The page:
When it comes to hypertension, commonly known as high blood pressure, one should be aware of some of the differences between men and women.
High blood pressure is more common in men as compared to women before the age of 50 years old. However, after the age of 55 years old, high blood pressure is more common among women than men.
High blood pressure complications include heart attacks and stroke. Studies have shown that such complications are significantly lower in women, especially in women who have not undergone menopause. Between these two complications, the reduction in heart attacks is much more prominent.
When comparing men and women between 40 and 70 years old with similar degrees of high blood pressure, women have lower complication risks than men. Therefore, to have similar damage to organs and blood vessels in women, a greater blood pressure load is required.
Therefore, it is important for regular blood pressure screening, especially for young and middle-aged men (20s to early 40s) and post-menopause women.
"Some people believe that high blood pressure is an old man's disease. While older people have a greater risk of this, younger men in their 30s and 40s often suffer from the disease without knowing it," says Dr Ian Phoon, family physician at SingHealth Polyclinics in Pasir Ris.
This is because high blood pressure is a "silent killer" with no obvious symptoms.
"Despite gender differences in the age-related risk of high blood pressure, both men and women are diagnosed and treated in the same way", adds Dr Phoon.
What is high blood pressure?
Blood pressure measures how hard the heart has to work to pump blood through the arteries. Blood pressure is recorded as an upper (systolic) reading over a lower (diastolic) reading.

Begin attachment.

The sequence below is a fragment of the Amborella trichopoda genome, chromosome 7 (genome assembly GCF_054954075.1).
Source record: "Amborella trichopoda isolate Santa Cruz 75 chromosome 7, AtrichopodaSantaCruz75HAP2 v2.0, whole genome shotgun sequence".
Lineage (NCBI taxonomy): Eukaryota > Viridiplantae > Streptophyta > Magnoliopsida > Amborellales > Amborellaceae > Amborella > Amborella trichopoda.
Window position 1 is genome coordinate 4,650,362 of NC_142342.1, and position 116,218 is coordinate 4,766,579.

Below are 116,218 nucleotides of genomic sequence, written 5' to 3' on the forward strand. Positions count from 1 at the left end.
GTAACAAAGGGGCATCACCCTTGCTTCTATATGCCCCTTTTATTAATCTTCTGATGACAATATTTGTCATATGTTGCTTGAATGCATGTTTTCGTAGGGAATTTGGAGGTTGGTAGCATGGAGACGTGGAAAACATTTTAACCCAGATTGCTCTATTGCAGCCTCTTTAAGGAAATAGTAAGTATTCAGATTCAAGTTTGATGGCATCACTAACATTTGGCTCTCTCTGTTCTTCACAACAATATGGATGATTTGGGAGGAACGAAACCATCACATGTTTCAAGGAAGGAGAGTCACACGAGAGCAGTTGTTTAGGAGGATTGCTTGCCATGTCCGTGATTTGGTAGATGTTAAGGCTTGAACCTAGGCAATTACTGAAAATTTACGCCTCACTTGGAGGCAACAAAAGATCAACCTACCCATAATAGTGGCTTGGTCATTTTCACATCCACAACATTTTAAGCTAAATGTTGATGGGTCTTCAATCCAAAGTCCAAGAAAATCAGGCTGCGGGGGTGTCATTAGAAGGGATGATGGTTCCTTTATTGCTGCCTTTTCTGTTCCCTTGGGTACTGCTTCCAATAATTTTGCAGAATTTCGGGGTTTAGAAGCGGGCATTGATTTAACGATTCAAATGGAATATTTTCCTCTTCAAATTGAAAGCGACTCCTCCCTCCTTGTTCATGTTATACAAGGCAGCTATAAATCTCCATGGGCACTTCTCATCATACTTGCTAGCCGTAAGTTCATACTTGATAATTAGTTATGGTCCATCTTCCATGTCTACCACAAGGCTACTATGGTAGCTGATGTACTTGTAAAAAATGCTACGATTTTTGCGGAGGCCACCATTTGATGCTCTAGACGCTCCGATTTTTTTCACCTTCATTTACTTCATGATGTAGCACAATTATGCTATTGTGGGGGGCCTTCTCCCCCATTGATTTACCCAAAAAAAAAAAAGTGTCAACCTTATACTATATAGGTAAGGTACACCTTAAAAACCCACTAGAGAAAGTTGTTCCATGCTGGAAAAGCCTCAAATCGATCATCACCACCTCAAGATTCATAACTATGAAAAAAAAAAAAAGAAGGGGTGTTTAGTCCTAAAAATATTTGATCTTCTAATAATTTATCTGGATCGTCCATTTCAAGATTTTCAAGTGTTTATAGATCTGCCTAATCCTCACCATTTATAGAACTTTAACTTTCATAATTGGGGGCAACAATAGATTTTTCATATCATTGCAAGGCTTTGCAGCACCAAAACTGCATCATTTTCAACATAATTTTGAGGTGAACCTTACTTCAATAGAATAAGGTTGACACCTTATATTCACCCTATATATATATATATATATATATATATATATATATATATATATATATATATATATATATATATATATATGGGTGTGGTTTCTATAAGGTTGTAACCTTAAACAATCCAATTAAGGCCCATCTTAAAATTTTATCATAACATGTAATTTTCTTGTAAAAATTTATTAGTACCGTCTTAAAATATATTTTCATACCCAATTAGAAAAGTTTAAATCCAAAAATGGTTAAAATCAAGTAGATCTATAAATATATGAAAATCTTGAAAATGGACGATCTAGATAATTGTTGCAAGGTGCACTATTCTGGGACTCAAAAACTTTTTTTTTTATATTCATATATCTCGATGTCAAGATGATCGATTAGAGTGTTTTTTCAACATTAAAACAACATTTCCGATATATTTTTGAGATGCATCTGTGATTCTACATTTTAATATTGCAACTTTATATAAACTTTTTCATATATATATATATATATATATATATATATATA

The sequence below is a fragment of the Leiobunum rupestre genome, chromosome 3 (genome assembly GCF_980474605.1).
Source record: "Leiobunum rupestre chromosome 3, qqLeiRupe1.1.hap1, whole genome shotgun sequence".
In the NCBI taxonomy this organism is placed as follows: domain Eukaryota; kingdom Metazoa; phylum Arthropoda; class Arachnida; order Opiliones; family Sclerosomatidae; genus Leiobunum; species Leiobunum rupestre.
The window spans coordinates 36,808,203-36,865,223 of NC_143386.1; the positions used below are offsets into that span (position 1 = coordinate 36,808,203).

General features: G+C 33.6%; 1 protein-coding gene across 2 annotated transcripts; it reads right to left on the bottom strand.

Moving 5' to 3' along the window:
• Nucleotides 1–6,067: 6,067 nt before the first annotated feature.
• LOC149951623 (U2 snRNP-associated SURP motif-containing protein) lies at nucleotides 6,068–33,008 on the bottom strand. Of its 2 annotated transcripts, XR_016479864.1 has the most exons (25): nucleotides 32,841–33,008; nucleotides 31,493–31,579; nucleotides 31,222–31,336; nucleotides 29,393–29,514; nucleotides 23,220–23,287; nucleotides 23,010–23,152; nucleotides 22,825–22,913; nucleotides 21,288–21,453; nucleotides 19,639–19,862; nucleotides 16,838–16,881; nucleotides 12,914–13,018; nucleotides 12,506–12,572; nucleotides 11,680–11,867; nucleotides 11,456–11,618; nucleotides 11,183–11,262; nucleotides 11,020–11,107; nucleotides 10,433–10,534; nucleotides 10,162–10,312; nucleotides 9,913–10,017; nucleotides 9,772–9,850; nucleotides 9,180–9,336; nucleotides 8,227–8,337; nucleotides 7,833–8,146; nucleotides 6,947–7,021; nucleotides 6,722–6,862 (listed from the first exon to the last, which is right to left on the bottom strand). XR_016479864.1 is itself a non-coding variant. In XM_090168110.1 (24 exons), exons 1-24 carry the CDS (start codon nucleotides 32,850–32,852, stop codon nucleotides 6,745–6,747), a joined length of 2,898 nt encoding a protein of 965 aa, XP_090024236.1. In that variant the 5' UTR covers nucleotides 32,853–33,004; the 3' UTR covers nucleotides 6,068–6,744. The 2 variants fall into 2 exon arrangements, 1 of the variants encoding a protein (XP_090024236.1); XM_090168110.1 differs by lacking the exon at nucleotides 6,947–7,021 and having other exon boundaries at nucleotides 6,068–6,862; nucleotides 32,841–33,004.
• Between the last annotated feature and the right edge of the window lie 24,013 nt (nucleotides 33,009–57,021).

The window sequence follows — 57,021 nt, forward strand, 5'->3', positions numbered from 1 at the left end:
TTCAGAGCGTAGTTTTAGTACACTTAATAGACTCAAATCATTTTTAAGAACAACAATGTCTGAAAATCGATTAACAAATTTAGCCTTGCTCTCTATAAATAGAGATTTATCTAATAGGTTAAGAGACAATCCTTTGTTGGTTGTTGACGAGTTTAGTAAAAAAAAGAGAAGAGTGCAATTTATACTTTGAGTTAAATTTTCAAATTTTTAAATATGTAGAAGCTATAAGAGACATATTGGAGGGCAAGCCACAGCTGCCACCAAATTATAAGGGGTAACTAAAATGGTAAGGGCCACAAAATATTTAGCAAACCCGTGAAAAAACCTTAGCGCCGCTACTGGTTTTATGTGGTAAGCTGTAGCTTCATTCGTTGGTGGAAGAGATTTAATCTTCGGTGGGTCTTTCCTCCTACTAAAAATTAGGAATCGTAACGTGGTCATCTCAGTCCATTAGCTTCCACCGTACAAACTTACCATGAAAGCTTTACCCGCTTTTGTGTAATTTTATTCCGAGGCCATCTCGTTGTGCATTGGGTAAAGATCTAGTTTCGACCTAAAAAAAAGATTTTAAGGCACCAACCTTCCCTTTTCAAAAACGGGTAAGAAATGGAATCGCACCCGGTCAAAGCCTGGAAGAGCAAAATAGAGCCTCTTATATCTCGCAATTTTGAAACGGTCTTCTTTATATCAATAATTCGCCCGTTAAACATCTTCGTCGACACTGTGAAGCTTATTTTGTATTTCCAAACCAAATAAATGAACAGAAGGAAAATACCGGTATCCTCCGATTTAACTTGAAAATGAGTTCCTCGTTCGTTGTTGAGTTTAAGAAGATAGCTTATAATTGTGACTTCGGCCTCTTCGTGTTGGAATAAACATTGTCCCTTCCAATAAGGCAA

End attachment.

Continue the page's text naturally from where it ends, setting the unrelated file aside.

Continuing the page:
The systolic reading is the pressure in the arteries (measured in millimeters of mercury, or mm Hg) when the heart squeezes. The diastolic reading is the pressure when the heart relaxes. A person with a blood pressure reading of 140/90 mm Hg or higher is said to have high blood pressure.
As long as either the systolic and/or the diastolic pressures are high, the person has high blood pressure.
Having untreated high blood pressure can double your risk of getting a stroke and heart attack, and increase your chance of kidney failure.
Related video: Why is high blood pressure a "silent killer"?
Why do younger men develop high blood pressure?
Obesity, work stress, physical inactivity, excessive alcohol consumption (more than 2 drinks per day) and high salt intake are likely causes for the rise in high blood pressure in men under age 45.
Younger men with high blood pressure may have metabolic syndrome (abdominal obesity) which is linked to heart diseases and diabetes.
What causes older women to develop high blood pressure?
The reasons for gender differences in blood pressure are not known and several laboratories are still researching. Some studies demonstrated that women tend to have higher heart pump output and lower blood vessel resistance, thereby minimising blood vessel injury.